A/N - This story came from the Plot Bunny Exchange as well, and the idea for this one came from TimeTravelFreak. See my profile for more details.
The Death Note
"Hooray, starting a new stage in life, becoming an adult, blah blah blah." Light Yagami mimicked the principal's closing speech to his graduating class on the way home. His mother and sister had left shortly thereafter to go shopping, and his father had missed it due to work. His graduation from high school, placing first in all of Japan this year, and he missed it.
It wasn't as though he wasn't used to disappointment, though. He had caught the train and was walking the last few blocks home in blissful solitude. The streets were empty since most people were finishing school or still at work, and he reveled in the quiet.
He didn't hate his family, really, but they got on his nerves lately with their inane questions about school, something he didn't care about even if he was good at it. He was only doing it to keep from getting bored, but his classmates didn't offer much by way of competition. If they had pulled their heads out of the sand long enough to see that there was a bigger world outside their petty concerns, they might have been more difficult to beat.
He unlocked the door to the house and toed off his shoes, saying "I'm home" to an empty house and heading up the stairs. Normally his mother was there waiting for him after his test results came in, an eager smile on her face and in her eyes as she reached out for the papers before he even got them out of his bag. She probably thought she had to be enthusiastic enough for both parents since his father was rarely home in time for dinner, much less in time to spend any quality time with the family. Sayu, his sister, was often out with friends doing who-knows-what downtown until long after dinner and was forever being reprimanded by their parents. Then she would pull the repentant act while she begged Light to help her with her homework in order to get it done before school the next day.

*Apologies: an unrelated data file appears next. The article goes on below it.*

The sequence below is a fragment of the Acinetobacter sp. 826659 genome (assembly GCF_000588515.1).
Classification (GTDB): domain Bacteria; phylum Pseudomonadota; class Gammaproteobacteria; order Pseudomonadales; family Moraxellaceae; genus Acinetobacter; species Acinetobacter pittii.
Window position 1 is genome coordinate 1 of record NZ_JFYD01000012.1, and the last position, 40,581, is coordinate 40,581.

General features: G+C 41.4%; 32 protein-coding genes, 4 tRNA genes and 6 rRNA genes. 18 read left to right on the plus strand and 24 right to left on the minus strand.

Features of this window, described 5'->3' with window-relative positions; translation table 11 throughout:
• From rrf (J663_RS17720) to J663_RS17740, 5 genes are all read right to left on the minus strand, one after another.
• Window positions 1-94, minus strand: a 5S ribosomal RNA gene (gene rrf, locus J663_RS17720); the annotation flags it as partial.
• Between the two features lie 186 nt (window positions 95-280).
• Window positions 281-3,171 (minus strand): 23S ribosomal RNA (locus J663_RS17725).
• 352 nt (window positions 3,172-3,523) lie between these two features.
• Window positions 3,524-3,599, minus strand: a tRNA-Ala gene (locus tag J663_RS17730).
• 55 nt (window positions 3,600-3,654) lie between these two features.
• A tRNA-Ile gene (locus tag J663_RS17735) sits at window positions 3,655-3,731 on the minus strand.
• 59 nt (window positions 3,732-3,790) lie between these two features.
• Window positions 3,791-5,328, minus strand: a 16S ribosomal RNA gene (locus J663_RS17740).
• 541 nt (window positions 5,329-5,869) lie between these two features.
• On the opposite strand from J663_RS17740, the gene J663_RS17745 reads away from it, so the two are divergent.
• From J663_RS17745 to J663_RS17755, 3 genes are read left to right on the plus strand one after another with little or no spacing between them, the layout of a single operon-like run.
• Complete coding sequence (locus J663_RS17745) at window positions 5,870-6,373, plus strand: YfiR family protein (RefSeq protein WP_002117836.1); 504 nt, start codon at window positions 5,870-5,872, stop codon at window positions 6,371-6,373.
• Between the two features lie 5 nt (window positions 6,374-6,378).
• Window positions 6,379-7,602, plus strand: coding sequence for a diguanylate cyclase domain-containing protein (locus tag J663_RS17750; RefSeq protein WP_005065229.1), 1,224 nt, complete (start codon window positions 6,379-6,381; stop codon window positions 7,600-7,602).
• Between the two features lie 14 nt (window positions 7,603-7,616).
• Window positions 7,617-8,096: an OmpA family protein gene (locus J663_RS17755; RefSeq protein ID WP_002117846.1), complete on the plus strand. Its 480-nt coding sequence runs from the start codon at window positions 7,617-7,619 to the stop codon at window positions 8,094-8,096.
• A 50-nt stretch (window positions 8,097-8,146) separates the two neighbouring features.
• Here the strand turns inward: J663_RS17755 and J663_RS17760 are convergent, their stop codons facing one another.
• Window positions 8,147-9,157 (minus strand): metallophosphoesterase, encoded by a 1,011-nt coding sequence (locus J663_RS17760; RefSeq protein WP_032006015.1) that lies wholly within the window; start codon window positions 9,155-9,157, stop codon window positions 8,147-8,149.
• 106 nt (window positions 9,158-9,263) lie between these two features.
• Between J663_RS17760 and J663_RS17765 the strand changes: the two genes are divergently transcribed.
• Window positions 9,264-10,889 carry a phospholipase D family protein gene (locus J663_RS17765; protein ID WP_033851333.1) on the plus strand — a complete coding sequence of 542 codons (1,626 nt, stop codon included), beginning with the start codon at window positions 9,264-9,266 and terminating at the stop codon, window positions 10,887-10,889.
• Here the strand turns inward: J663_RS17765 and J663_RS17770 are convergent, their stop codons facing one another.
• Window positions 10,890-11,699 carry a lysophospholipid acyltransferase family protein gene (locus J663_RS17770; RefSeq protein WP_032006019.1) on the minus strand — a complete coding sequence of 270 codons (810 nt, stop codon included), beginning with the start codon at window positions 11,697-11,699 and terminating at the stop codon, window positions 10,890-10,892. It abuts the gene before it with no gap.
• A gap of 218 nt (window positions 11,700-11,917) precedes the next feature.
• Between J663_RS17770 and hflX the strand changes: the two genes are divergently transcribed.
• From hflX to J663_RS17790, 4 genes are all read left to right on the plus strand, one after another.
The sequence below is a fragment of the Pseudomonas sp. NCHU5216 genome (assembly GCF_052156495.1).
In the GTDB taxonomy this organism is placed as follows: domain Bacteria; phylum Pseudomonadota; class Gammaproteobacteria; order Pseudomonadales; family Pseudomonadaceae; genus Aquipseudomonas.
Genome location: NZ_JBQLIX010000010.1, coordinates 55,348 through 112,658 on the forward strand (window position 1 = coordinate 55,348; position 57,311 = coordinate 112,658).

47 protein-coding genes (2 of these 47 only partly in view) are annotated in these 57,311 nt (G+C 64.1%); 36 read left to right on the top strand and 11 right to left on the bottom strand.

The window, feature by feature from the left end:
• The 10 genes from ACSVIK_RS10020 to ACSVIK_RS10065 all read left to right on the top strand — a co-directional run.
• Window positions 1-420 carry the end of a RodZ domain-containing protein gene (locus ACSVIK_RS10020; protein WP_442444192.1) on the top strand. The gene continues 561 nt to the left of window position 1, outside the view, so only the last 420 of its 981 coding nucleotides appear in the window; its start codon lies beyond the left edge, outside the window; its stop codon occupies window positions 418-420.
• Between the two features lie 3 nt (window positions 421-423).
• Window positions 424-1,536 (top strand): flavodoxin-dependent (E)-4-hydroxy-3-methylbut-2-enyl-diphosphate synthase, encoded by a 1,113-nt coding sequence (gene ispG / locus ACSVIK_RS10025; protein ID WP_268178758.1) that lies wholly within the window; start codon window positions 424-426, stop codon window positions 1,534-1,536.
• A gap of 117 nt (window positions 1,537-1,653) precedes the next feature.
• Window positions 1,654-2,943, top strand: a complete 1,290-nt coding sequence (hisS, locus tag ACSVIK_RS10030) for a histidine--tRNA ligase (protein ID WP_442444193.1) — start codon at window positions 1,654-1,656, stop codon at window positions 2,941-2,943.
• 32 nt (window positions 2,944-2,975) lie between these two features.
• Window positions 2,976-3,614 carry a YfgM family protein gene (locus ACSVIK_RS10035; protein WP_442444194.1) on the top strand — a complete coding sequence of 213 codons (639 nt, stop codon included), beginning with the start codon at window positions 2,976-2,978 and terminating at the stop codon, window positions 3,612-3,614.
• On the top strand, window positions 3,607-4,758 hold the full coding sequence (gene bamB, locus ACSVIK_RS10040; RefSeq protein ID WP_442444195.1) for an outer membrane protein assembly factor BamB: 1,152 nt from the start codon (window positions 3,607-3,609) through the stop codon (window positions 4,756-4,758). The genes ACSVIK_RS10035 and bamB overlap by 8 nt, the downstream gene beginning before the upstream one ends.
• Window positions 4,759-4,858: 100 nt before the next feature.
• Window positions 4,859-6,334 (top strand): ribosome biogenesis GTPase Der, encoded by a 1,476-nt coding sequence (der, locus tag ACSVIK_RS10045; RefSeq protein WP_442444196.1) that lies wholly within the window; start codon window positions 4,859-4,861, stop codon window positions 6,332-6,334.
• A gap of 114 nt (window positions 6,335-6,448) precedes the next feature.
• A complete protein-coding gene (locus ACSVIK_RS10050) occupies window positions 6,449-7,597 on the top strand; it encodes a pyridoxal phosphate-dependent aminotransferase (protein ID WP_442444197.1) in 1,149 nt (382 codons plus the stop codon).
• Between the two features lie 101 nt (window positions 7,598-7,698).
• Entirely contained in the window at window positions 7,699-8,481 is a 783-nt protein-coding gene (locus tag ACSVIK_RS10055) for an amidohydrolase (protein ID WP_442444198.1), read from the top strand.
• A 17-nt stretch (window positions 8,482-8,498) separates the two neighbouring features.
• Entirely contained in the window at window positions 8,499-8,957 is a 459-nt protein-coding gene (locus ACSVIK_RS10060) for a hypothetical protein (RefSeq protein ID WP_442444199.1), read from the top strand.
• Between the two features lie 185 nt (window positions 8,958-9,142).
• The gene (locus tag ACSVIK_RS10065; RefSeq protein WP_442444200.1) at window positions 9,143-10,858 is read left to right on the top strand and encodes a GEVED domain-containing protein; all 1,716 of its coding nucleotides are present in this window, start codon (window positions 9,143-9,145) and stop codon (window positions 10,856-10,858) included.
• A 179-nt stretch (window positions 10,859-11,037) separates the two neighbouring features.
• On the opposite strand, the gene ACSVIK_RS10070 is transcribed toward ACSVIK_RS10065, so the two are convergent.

With a family like that and nothing to offer him a reprieve from boredom and irritation with the direction the world was headed in, no wonder he wasn't excited about graduating. Now he just had too much time to waste before his college classes started.
What did people do when they were so disappointed by reality that they longed to start school, of all things? School wasn't fun, it was just more drudgery.
If only something would fall out of the sky, something more interesting than this boring life. He was tired of it. Taking off his dress clothes, he put on a more comfortable pair of jeans and just collapsed on his bed, wondering if he could take a nap and magically wake up in a more positive mental state. Not likely, but it was worth a shot.
Several hours later, Light woke, still in the same frame of mind, so he rolled out of bed and pulled on a shirt before leaving his room. He flicked on the television and set about making dinner. His mother and sister were still out; he had a text message waiting from Sayu saying as much. His father wouldn't be home until much later either, so he threw some vegetables and chicken into the wok, intending to put it on the rice still sitting in the rice cooker from this morning.
He stood, poking blindly at his food while it cooked, his eyes on the news. Even if his life was dull, the news seldom was, for they wouldn't report on anything not worth listening to since they had ratings to worry about. His ears were faintly aware of the usual string of murders, political scandals, entertainment news, and environmental crises, but when an update came on about a video game, of all things, his ears perked up at the strangeness.
The reporter looked positively delighted as he extolled the virtues of this new virtual reality game by Wammy House that might finally hit shelves by late autumn that year. It was revolutionary, the first of its kind, and according to him, everyone was buzzing with excitement about it.
Light smirked. If he was part of this 'everyone' and he didn't even know it existed, this idiot had no right to say that everyone was excited. Advertising was a tissue of lies if people could run around spouting trite crap like that and expect everyone to believe it.
He turned off the heat and scooped the food out of the wok, served his rice, and sat down in front of the TV. It looked like they were doing a special on this game, for it was still running. What was this world coming to when a stupid video game made it on national news and occupied more than a 30-second time slot in the technology report? He didn't care quite enough to turn it off while he ate, for he knew that the other 100 channels only had mindless entertainment news, game shows, or… reality television. He shuddered just thinking about it.